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Criminal Identity and Social Networks
Initial registration date
July 31, 2019
August 02, 2019 3:35 PM EDT
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Central Washington University
Other Primary Investigator(s)
Additional Trial Information
This research aims to investigate the relationship between identity of current and former inmates (how inmates see themselves) and their social networks (people in inmates’ lives). Such a relationship has implications for their criminal behavior. This project is vital to the understanding, intervention, and prevention of criminal behavior. Academically, the research will link sociological social psychology, social network analysis, and criminology. This project will reveal mechanisms of the interaction between inmates’ identities and social networks and predict identity salience (likelihood of certain identity activation) with network characteristics.
Primary data are interviews and surveys and analyzed qualitatively. The primary findings are: first, family serves as supporter or enabler of criminal behavior. Sometimes peer groups and perpetrators of the focal person are surrogates of family in the absence of the family. Second, inmates identify themselves as a “disappointing” member to their family and other inmates as “bad” people which suggests that they have internalized the dichotomy used by the larger society when judging inmates and others by turning to two generalized others: their family and the larger society. I plan to collect 1,000 more responses with former inmates (500) and current inmates (500) and 30 more interviews (20 with former inmates and 10 with current inmates). I have obtained IRB approval to interview and survey former inmates. I have received a research solicitation letter and I am applying for access. I anticipate the survey data targeting the current and former inmate populations will continue to be relevant to this topic. Registration Citation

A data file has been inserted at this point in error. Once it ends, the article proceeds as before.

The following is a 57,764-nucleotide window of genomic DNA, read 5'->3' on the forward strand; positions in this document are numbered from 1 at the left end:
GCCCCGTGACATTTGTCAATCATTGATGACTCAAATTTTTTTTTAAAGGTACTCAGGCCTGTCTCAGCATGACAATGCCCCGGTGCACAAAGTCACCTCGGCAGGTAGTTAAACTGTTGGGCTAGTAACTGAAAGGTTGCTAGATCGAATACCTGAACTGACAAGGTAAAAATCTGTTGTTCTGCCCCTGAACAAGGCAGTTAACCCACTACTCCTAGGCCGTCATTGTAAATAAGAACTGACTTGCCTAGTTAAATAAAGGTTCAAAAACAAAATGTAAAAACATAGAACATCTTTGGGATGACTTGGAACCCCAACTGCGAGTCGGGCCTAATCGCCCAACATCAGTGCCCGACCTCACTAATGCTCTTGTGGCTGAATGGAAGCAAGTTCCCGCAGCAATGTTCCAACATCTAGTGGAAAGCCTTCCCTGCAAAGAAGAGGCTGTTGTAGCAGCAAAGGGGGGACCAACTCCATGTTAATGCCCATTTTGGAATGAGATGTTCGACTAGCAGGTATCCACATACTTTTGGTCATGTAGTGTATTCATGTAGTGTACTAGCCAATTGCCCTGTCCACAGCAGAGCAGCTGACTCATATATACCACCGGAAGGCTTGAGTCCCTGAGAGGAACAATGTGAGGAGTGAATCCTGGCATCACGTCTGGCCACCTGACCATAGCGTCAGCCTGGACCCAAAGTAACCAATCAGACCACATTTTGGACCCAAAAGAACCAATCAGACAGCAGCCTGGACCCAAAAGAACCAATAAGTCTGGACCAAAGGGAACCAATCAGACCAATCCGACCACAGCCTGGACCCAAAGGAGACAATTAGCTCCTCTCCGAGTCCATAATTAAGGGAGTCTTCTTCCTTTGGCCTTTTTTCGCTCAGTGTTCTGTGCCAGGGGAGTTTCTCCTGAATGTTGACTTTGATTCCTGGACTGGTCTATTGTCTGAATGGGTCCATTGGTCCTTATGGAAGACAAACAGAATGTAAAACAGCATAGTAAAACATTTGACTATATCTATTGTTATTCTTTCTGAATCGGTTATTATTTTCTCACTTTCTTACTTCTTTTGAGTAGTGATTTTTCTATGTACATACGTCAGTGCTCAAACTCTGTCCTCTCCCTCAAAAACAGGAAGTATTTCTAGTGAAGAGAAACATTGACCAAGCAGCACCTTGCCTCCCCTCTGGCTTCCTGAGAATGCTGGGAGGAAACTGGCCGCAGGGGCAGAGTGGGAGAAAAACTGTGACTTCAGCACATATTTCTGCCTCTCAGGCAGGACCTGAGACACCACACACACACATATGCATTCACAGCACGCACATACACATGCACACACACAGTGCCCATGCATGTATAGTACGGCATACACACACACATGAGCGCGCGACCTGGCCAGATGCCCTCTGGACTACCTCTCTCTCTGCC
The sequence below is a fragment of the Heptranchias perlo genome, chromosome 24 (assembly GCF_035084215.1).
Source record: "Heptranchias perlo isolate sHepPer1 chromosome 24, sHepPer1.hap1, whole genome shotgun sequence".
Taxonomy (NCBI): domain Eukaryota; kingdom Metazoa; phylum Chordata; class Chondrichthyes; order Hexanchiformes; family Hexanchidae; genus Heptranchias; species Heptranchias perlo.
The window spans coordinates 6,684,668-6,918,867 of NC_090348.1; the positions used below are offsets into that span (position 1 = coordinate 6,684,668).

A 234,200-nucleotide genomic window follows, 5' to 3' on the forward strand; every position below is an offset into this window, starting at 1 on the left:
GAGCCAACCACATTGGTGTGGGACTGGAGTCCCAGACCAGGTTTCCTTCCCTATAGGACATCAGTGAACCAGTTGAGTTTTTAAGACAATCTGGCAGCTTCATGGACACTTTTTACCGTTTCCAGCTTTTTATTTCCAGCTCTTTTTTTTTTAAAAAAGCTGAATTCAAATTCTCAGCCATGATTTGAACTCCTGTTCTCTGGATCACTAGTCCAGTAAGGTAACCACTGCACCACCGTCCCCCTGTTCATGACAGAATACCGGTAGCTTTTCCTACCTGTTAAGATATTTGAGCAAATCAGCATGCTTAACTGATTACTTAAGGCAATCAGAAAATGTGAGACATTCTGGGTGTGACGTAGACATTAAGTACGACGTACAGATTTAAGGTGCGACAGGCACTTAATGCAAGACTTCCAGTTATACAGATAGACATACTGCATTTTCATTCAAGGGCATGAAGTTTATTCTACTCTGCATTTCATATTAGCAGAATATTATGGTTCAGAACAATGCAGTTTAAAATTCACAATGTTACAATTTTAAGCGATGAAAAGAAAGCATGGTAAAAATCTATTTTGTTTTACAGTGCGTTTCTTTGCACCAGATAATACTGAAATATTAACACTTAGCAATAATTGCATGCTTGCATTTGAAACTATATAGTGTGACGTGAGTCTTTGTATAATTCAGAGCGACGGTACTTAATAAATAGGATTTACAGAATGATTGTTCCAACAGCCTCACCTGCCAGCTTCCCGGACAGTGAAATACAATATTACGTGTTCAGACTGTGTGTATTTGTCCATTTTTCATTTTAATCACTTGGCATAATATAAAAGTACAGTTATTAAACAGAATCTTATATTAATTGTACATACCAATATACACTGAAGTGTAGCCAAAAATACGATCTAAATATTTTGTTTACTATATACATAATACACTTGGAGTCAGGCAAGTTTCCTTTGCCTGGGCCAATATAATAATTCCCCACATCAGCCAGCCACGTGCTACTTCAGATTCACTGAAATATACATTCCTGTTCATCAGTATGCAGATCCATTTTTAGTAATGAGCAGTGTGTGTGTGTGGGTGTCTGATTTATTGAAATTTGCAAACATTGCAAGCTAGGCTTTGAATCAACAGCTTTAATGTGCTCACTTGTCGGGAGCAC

Initiatives to treat issues among inmates such as substance use and mental issues.
Intervention Start Date
Intervention End Date
Primary Outcomes (end points)
Criminal identity salience reduction which indicates the possibility of recidivism.
Primary Outcomes (explanation)
Identity salience is measured with a series of question such as how often a person talks about a specific question.
Secondary Outcomes (end points)
Criminal identity prominence which indicates how important emotionally criminal identity is.
Secondary Outcomes (explanation)
Identity prominence is measured with a series of questions such as how important a specific question is to a person. Identity prominence is often causally related with identity salience.
The treatment group will receive crime reduction treatments. The control group will consist of people who receive alternative treatments.
Experimental Design Details
Will randomly assign participants through a computer program or public lottery without replacement.
Was the treatment clustered?
Sample size: planned number of clusters
500 individuals from a facility.
Sample size: planned number of observations
Sample size (or number of clusters) by treatment arms
250 program treatment, 250 control
Minimum detectable effect size for main outcomes (accounting for sample design and clustering)
INSTITUTIONAL REVIEW BOARDS (IRBs)